Broadband video content was watched by an estimated 81m people in March. That's 63% of the 129m people accessing the internet over broadband in the US, according to US market research group Nielsen, and a 16% increase on the figure last September.
Nielsen's research for the US Cable & Telecommunications Association for Marketing (CTAM) found that broadband video had a minimal, if any, affect on TV ratings, since broadband viewing was largely found to be incremental new viewing rather than a substitute for traditional television viewing.
Thirty-three per cent of respondents in a Nielsen survey indicated that watching video over broadband increased their television viewing time, versus 13% who indicated it decreased their traditional television viewing.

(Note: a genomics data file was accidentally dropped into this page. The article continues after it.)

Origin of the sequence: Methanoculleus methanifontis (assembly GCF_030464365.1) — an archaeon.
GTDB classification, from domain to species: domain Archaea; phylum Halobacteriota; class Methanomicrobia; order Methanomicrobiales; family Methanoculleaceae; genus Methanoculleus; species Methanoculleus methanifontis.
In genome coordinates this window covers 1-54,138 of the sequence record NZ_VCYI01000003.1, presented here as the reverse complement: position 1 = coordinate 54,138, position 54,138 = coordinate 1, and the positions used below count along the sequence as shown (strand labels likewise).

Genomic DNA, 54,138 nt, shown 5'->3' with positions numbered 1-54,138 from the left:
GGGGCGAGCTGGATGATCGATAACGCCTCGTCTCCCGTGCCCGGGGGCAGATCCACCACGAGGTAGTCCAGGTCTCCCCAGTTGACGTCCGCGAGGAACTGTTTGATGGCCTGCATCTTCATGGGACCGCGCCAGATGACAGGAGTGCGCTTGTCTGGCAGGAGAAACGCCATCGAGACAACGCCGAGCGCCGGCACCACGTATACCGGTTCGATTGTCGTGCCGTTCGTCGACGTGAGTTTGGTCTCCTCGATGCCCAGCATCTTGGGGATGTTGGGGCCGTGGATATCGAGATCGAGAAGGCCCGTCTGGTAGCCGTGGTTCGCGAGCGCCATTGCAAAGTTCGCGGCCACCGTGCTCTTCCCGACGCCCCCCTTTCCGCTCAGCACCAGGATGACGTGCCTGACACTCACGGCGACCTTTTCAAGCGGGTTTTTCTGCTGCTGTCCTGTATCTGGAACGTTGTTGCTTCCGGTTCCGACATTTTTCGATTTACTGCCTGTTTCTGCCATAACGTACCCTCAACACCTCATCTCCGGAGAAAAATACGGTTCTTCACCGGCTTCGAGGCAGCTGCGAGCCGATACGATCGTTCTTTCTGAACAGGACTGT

Nielsen said widespread use of broadband video depended on content eventually being accessible via TV screens rather than PCs.
"The growing popularity of broadband video programming makes it vital to better understand its true impact on the viewership of and engagement with television," said CTAM CEO Char Beales.
"This research provides an unprecedented look at how consumers are making television viewing decisions as well as which consumers are more likely to embrace broadband content in the future."
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